If you buy an Android phone from any of the big US carriers, it will come with several extra apps in addition to any apps the manufacturer preinstalled. It's all in the name of profit, of course. Some of these apps are from companies that paid the carriers to distribute their software, and some are from the carriers themselves, usually aimed at upselling you or perhaps collecting a little data.
The whole thing is pretty disgusting, honestly. Take the T-Mobile app as an example. On most phones that come with it preinstalled, you can't even delete the app using conventional methods. The "Disable" button is grayed out in your system settings and there's no option to uninstall the app. You have to use ADB, which typically involves your computer and a command prompt, to remove it.
But a new feature added in Android 9 and finalized in Android 11 now allows you to use ADB without a PC. That means you can just tap a few buttons, copy and paste some text from this article, and the T-Mobile app will be gone for good!
What You'll Need
- Android 9/One UI 1.0 or higher (some models may need Android 11)
- Access to any Wi-Fi network
- $3 to buy an awesome app from an independent developer
Step 1: Enable Developer Options
First, open the Settings app from your app drawer (the "All Apps" list) and scroll down towards the bottom. Here, select "About Phone," and if you're on a Samsung, tap "Software Information" after that. Next, tap the "Build Number" entry seven times in quick succession to unlock Android's hidden Developer Options menu. If you'd like more help, we have a full guide dedicated to this part:
Step 2: Enable Wireless Debugging
Next, back out to the main Settings menu and scroll down to the bottom to select the newly-unlocked "Developer Options." If you don't see it on the main menu, select "System," then "Advanced" to find the Dev Options menu.
Once inside, scroll down just a little bit (maybe one page length) and enable the toggle switch next to "Wireless Debugging." If you don't see this option, it's because some phone manufacturers hid it away on their builds of Android 9 and 10. It's not hidden anymore on any devices with Android 11. But your only option if it's not there is to set up a traditional ADB connection, then skip ahead to Step 5.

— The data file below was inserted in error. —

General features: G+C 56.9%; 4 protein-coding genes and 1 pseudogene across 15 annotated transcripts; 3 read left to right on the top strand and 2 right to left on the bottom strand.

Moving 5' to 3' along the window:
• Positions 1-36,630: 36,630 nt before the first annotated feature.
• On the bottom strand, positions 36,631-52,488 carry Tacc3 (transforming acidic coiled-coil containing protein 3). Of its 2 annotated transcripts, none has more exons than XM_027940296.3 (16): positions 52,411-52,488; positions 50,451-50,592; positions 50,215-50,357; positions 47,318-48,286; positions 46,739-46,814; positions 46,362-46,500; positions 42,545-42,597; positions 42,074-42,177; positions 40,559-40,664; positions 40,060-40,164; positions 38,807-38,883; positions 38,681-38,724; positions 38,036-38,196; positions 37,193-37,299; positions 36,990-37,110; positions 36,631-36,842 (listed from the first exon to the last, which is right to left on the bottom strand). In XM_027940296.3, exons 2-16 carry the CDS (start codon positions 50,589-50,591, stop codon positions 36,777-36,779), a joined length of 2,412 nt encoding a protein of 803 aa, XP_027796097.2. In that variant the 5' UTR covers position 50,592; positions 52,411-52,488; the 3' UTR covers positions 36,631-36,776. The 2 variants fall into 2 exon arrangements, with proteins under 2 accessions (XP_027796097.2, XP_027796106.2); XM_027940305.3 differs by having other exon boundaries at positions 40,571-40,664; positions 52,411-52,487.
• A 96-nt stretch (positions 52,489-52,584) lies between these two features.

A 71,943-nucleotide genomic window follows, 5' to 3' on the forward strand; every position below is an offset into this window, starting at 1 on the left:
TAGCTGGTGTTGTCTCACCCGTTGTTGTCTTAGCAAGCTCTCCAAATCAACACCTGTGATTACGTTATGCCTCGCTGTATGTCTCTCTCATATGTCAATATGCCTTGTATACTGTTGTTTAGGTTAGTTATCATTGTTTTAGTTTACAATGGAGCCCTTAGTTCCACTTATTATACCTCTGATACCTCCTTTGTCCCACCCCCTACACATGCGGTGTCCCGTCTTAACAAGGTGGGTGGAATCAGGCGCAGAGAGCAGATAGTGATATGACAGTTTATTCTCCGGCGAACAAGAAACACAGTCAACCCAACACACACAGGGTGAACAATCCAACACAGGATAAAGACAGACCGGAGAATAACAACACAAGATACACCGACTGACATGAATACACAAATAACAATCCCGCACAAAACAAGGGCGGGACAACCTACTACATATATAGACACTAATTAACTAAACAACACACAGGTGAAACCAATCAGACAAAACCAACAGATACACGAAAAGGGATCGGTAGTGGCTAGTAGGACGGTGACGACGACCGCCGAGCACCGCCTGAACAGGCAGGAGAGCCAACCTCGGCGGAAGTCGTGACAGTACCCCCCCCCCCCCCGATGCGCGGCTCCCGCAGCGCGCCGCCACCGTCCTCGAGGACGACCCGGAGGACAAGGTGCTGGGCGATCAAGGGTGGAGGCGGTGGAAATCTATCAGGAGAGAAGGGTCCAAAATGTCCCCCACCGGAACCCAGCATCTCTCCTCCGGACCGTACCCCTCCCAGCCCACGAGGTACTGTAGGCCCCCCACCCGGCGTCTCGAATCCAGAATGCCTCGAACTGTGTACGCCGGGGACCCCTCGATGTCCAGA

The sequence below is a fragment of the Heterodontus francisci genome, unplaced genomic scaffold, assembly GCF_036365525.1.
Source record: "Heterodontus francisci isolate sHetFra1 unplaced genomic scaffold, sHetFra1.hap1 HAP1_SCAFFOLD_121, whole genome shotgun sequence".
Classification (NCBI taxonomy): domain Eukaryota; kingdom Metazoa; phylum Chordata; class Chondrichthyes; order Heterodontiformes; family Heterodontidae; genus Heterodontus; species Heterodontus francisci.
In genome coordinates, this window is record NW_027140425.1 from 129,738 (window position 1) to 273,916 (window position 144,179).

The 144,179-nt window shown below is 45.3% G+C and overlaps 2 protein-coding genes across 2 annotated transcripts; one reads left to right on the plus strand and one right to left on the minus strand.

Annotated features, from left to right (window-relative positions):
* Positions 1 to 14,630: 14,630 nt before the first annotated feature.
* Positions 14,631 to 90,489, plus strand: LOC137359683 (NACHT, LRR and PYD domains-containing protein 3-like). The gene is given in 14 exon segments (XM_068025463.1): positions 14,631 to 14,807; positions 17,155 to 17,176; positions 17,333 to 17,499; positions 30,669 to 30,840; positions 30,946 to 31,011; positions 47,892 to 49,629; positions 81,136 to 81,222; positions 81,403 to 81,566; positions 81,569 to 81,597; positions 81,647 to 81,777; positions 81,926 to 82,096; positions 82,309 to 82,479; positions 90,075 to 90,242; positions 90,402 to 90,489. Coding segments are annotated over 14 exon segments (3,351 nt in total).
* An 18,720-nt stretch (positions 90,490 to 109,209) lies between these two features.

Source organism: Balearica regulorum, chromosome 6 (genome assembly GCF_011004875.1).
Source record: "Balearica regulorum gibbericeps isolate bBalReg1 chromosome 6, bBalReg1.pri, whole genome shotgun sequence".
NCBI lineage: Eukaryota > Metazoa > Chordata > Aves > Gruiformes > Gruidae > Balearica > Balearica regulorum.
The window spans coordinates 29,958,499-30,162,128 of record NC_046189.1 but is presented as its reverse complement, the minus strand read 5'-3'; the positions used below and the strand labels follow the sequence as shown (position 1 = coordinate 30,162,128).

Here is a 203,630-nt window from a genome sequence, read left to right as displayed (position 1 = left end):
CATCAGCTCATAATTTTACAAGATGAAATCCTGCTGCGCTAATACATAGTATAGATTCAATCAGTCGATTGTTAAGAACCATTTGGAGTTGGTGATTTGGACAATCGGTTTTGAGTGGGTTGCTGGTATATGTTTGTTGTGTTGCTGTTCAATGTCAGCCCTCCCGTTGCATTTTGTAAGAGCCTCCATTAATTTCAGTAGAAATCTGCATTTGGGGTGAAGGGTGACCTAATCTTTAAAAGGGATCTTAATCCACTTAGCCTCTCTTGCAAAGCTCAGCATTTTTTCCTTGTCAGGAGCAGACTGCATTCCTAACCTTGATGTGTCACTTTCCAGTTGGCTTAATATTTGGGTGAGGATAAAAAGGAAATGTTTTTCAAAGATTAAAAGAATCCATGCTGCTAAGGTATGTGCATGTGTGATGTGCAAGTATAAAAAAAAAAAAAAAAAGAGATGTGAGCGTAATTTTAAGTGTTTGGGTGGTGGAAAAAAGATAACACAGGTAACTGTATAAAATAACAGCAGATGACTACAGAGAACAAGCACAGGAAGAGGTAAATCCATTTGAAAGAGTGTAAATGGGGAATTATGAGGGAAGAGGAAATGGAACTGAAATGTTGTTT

Also of note, this is the part where you'll need access to any Wi-Fi network. The Wireless Debugging setting won't allow you to turn it on unless you're connected to Wi-Fi. The network won't be used (instead you'll create a virtual network shell on your phone), so it can be literally any Wi-Fi access point, even one without internet.
Step 3: Install LADB
Here's the part that actually costs a little money. Instead of using the Wireless Debugging feature through a computer over Wi-Fi, you can use an app called LADB, or Local ADB, to create an ADB server on your phone and connect directly to it without a PC.
If you're unable to use the Play Store's billing system or you can't spare the money, you can visit the project's GitHub page and compile the app from source, but be warned that's a complicated process. For everyone else, just grab the app from the Play Store at the link below!
- Play Store Link: LADB — Local ADB Shell ($2.99)
Step 4: Connect to the Virtual Shell
Next, you'll just have to connect LADB's local host to your phone's wireless ADB function. But depending on what Android version you're running, that can be either incredibly easy or a little clunky. We'll start with the clunky one (newer Android versions), so if you're running Android 10 or lower, you can skip ahead.
Android 11 & Higher